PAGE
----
The 3 Things I’m Doing to Prevent Burnout (Today)

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I am constantly on the edge of burnout.

That should be no surprise, considering I’m a Millennial. I’m part of the Burnout Generation, as Anne Helen Petersen so eloquently put it in January of 2019. There’s a lot that Ms. Petersen said there that similarly-aged friends and colleagues of mine resonated with at the start of this year:

Shame. Paralysis. Overwork. Lack of Boundaries. Optimization.

Self-awareness is only one part of the puzzle, however. We resonated. We shared the article on Facebook. We moved on. We continued on the hamster-wheel towards burnout.

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Why do we keep burning out when we know we shouldn’t? 

It’s not like it’s a secret. Even the World Health Organization (WHO) has recognized it as a health condition. Yet, here we are. Quitting our jobs, worsening our depression, and dying.

I can’t answer that question. I certainly can’t solve the greater institutional problems that have established us as “The Burnout Generation.” What I can do, however, is tell you what I’m doing — even if it’s just what worked for me this week.

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So, back to me.

Last week, the worst finally happened (for a Millennial-constantly-on-the-edge-of-burnout): I got sick. Work piled up while I shivered on my couch with a fever of 103(!). I slept and thought — a lot.

Sickness is, admittedly, a blessing for people like me. Universe-imposed rest is sometimes the only rest we’ll allow ourselves to take. As a result, the things I have been using to stave off the feelings of burnout while I work through neglected projects and clients has shifted my perspective — for today.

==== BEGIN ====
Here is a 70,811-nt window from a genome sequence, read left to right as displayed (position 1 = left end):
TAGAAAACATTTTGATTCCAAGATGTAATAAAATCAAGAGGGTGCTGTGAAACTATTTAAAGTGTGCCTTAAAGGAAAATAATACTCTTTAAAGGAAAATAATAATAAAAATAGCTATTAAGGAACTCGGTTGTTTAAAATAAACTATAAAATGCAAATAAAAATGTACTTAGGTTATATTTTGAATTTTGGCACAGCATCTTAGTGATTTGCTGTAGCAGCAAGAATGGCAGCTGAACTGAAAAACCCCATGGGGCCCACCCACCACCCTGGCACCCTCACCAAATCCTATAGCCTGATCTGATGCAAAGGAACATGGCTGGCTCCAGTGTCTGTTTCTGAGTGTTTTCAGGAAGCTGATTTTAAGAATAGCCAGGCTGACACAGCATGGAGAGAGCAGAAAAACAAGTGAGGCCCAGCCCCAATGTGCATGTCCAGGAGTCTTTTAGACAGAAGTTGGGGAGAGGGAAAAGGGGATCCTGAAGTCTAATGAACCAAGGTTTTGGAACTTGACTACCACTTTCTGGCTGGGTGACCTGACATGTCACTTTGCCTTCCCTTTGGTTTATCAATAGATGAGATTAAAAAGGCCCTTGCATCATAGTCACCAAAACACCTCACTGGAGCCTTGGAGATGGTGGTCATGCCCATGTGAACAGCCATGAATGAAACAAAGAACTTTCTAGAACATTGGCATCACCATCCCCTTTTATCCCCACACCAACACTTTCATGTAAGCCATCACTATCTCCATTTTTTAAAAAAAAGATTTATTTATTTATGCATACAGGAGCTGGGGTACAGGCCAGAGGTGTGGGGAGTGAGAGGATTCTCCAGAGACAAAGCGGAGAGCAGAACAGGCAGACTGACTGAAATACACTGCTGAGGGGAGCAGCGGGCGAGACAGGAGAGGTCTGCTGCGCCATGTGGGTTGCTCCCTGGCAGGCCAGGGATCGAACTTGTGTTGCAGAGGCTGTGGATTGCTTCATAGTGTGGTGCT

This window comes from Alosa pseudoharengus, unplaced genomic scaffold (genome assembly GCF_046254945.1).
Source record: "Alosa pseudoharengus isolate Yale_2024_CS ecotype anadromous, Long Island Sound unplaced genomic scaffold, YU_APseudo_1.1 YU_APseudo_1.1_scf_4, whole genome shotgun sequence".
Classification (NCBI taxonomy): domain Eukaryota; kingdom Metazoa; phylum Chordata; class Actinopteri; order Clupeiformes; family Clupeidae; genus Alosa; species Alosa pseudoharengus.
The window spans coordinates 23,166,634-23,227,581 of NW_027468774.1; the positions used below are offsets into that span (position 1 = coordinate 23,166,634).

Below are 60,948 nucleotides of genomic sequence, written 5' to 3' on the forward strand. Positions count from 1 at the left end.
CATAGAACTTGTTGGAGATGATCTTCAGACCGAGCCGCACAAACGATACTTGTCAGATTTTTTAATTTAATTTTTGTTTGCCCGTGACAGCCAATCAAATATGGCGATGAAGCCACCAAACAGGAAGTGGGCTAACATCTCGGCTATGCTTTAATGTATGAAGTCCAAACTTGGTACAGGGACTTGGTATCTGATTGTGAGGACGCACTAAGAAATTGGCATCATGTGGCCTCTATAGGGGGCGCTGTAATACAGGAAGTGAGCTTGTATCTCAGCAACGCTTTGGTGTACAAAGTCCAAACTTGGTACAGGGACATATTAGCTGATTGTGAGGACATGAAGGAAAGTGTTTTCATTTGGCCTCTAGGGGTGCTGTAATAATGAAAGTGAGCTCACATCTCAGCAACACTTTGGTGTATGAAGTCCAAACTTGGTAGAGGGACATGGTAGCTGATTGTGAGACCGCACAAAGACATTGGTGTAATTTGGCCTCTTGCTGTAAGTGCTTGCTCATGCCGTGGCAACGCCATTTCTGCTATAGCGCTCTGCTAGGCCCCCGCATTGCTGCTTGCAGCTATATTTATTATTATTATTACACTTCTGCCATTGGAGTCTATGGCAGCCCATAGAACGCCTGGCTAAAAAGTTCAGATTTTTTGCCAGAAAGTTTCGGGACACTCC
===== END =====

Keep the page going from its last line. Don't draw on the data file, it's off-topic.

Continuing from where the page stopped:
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I am owning my lack of action.

After my illness, I had no choice but to compartmentalize the pressure. I had to rest.

I had to both decide and accept that I was not going to work on the weekend — no matter the consequences.

This was painfully hard to do. I had to face my innate fear of failure and disappointing others. I had to accept that the “Sunday Scaries” were a foregone conclusion. I had to be okay with what I was going to find when I opened my inbox on Monday morning.

Woof.

Yet, something unexpected happened. By making the decision and accepting the result, I regained control over my own time.

The craziest thing was, by Sunday night, there were no “Scaries.” I was at peace because the choice was mine. The consequences were my own.

Better, Monday wasn’t anywhere near as bad as I thought it would be. There were some tough snarls I needed to work out, but because these were now my snarls, I felt a new sense of excitement. I wasn’t getting crushed under a pile of work; I was a problem-solver.

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I am refocusing my energy.